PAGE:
Before moving to Ecuador, I lived along a quiet stream in Costa Rica’s dry rain forest. Jaguars sometimes left their footprints in muddy areas to remind me not to venture out too far at night, and other exotic nocturnal animals allowed fleeting glimpses from time to time. (Red-eyed Pacas and golden-eyed kinkajous) Regal morpho butterflies surfed the invisible air currents above the cool waters of the stream while howler monkeys foraged and entertained me from the dense canopy overhead.
Almost every day the howler monkeys meandered through the tree tops along a specific-yet-relaxed route which included a stop-and-gawk session at the studio. Like watchdogs, they often slept in the treetops above the roof. Some mornings they slipped away silently, and other mornings they roared and howled until I finally opened the door, stepped outside and returned their greeting: “Buenos dias! Good morning! Ummmph-ummmph-ummmph-ummmph…” (Roaring upsets them; quiet ‘ummmphs’ calm them.)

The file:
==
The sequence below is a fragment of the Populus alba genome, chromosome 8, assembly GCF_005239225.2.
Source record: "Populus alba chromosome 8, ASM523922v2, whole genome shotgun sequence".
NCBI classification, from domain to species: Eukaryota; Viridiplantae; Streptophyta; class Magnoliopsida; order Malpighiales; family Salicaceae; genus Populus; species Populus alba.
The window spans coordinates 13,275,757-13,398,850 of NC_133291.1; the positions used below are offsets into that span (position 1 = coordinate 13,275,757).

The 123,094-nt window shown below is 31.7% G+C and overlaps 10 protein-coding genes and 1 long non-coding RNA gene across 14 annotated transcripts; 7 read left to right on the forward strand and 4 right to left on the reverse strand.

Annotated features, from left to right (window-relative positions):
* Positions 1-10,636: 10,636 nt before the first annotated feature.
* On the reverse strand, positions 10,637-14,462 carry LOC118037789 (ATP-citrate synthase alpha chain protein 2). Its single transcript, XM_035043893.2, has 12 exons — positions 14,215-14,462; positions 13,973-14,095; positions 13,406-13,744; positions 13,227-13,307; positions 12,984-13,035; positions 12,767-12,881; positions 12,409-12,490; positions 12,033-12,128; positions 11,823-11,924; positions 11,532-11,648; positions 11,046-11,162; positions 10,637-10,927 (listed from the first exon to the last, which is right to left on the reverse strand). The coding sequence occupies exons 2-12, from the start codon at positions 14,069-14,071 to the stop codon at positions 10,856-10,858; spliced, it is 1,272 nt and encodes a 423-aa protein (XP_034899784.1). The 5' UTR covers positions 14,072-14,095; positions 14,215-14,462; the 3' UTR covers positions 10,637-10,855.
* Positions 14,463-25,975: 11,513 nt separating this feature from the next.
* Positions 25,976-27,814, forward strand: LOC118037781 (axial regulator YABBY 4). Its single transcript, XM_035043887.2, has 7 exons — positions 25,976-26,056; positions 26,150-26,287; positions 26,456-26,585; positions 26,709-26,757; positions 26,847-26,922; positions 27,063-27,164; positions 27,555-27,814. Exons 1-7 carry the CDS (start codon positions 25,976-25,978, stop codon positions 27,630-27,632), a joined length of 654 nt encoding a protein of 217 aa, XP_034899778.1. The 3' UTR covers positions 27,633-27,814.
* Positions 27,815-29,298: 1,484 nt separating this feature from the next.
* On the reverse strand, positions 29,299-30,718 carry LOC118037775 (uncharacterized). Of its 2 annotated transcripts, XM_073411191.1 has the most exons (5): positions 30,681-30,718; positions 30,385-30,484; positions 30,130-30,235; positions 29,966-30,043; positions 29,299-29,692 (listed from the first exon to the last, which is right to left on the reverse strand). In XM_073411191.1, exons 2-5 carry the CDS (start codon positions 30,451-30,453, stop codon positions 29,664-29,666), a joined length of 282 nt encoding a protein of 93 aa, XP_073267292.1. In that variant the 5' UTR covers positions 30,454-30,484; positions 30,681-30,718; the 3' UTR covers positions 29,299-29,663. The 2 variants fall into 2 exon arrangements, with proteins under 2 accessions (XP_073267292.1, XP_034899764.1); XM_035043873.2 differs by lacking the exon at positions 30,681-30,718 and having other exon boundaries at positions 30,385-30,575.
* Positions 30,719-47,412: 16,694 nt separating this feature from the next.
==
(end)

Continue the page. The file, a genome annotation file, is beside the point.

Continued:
They became quite territorial in my behalf and seemed to watch over me. The ‘little ones’ taught me a few subtle nuances of their language, and I could often call them a bit too close for my comfort!
How well I remember a quiet morning in Costa Rica when “my” troop of monkeys raced by without stopping. “Hmmm,” I thought, “That was strange. I wonder where they’re going.” About half an hour later, they raced back in the other direction. “Yes; that was very strange.”